Jerusalem if I forget you: Matisyahu set to perform at festival in Israel's capital

Matisyahu will join the closing events at the Jerusalem Sacred Music Festival on September 4.

September 1, 2015 11:13
2 minute read.

With Palestinian flags in background, Matisyahu vows: 'Jerusalem, if I forget you' while singing at festival in Spain in 2015‏

With Palestinian flags in background, Matisyahu vows: 'Jerusalem, if I forget you' while singing at festival in Spain in 2015‏


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Matisyahu is scheduled to attend this month's Jerusalem Sacred Music Festival following the completion of his European tour,  festival organizers announced on Tuesday.

"Matisyahu will join us to celebrate the closing of the festival, to sing together with us and with local musicians of all faiths from Jerusalem," the festival organizers announced.

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Matisyahu said the Jerusalem Sacred Music Festival was proof that "music should and can always rise above conflicts and disputes."

"It is proof that, in practice, people everywhere are looking for similarities and commonalities. It is proof that music is free and has no limits," he said.

According to the conference organizers, Matisyahu will be joining a festival of "musicians that believe in music's ability to unite all people, who echo and support the right of all people and all religions to come to Jerusalem and celebrate themselves, and who will change Jerusalem, at least for one week, to a place where utopia has a chance to become reality."

"The vision of this festival fills me with hope and faith that from Jerusalem the answer will come forth against all those who choose the path of violence and boycotts. I am excited to join this musical prayer coming forth from Jerusalem," he added.

Matisyahu, who fuses reggae, hip-hop and rock with Jewish influences in his songs, performed at the Rototom Sunsplash festival in Spain at the end of August. He was re-invited to the festival after it faced extreme international backlash for uninviting him when he failed to reply to a demand to clarify his position on Palestinian statehood.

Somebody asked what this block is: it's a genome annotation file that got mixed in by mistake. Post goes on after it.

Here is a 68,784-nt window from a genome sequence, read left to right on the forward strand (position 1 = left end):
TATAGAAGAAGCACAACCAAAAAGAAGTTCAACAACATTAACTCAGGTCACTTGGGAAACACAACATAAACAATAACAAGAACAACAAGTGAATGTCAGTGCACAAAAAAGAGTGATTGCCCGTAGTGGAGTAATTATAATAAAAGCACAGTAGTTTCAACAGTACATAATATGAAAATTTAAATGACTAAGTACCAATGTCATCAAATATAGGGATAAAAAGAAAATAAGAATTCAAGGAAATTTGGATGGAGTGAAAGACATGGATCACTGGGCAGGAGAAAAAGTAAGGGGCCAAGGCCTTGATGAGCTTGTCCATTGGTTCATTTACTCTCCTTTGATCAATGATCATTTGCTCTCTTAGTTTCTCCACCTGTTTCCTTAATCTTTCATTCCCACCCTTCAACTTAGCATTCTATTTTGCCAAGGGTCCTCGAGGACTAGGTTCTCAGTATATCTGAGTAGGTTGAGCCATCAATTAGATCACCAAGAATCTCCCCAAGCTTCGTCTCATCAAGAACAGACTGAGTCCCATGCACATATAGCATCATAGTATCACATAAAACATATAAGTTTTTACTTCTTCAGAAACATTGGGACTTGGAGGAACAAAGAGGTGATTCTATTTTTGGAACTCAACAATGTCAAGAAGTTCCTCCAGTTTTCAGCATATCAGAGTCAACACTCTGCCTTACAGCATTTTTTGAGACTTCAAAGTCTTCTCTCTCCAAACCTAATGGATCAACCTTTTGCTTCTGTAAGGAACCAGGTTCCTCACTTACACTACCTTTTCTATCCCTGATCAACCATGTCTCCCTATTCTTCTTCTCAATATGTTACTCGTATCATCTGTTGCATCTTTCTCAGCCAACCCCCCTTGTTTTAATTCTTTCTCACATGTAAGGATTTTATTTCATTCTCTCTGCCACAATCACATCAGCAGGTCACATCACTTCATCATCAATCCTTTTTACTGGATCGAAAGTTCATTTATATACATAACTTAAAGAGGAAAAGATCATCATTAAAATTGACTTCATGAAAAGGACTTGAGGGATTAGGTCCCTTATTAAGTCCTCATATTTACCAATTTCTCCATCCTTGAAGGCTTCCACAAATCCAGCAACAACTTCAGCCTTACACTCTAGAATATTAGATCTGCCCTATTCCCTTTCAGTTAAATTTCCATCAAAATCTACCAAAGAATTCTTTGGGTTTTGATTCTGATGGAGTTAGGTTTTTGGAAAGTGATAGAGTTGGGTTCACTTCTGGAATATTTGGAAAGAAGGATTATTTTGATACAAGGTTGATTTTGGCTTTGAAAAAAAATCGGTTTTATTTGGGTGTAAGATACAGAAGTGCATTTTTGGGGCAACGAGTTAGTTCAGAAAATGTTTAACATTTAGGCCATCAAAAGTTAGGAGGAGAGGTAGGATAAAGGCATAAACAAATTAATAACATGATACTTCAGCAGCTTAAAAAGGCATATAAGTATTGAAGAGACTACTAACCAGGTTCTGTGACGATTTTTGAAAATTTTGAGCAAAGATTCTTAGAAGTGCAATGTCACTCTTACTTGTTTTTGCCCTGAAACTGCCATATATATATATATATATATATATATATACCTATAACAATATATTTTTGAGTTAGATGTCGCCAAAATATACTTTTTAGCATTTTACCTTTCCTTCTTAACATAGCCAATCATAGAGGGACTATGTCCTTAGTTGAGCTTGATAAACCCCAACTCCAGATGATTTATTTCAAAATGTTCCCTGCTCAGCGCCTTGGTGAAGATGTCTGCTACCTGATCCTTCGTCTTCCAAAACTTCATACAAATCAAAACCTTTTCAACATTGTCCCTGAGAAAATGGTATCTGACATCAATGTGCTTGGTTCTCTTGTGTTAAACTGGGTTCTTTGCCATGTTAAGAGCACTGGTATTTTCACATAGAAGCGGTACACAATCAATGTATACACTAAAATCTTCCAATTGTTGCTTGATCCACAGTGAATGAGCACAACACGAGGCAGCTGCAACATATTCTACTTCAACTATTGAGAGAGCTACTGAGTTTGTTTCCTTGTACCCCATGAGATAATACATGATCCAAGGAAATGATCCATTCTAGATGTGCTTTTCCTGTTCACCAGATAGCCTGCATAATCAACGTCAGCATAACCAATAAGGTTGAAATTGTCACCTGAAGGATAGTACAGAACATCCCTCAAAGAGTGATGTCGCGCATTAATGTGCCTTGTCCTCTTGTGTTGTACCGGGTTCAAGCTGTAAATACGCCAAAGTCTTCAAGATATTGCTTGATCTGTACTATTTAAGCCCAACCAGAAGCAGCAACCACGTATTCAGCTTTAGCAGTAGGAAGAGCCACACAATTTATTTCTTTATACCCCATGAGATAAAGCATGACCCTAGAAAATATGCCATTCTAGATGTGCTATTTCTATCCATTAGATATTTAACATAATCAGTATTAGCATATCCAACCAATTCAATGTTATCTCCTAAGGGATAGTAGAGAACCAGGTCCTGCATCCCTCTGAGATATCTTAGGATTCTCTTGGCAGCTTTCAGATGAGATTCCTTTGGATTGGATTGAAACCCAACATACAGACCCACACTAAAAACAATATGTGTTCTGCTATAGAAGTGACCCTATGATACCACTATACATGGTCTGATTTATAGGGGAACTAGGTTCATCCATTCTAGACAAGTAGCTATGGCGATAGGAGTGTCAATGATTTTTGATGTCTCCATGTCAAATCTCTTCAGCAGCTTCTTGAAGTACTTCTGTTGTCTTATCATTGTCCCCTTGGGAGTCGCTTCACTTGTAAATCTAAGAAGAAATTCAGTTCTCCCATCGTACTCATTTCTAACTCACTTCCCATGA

Matisyahu replied to the festival's request stating that politics played no part in his music.

"Honestly it was appalling and offensive, that as the one publicly Jewish-American artist scheduled for the festival they were trying to coerce me into political statements," he said at the time.

No other artists were asked to sign a similar statement in order to perform.

Returning for its fourth year, the Jerusalem Sacred Music Festival, which is scheduled to run from August 30 through September 4, will feature 25 performances in a variety of locations around the city delivered by musicians and artists from 16 countries.

The festival features a variety of tours including a walk through the abandoned Palestinian village Lifta, located at the western end of Jerusalem.

A night stroll from midnight until sunrise and 16 final performances at the Tower of David will wrap up the festival.

For many, the Sacred Music Festival represents cohesion and unity in a city still divided by politics, race and religion.

Jason Shaltiel and Reuters contributed to this report.

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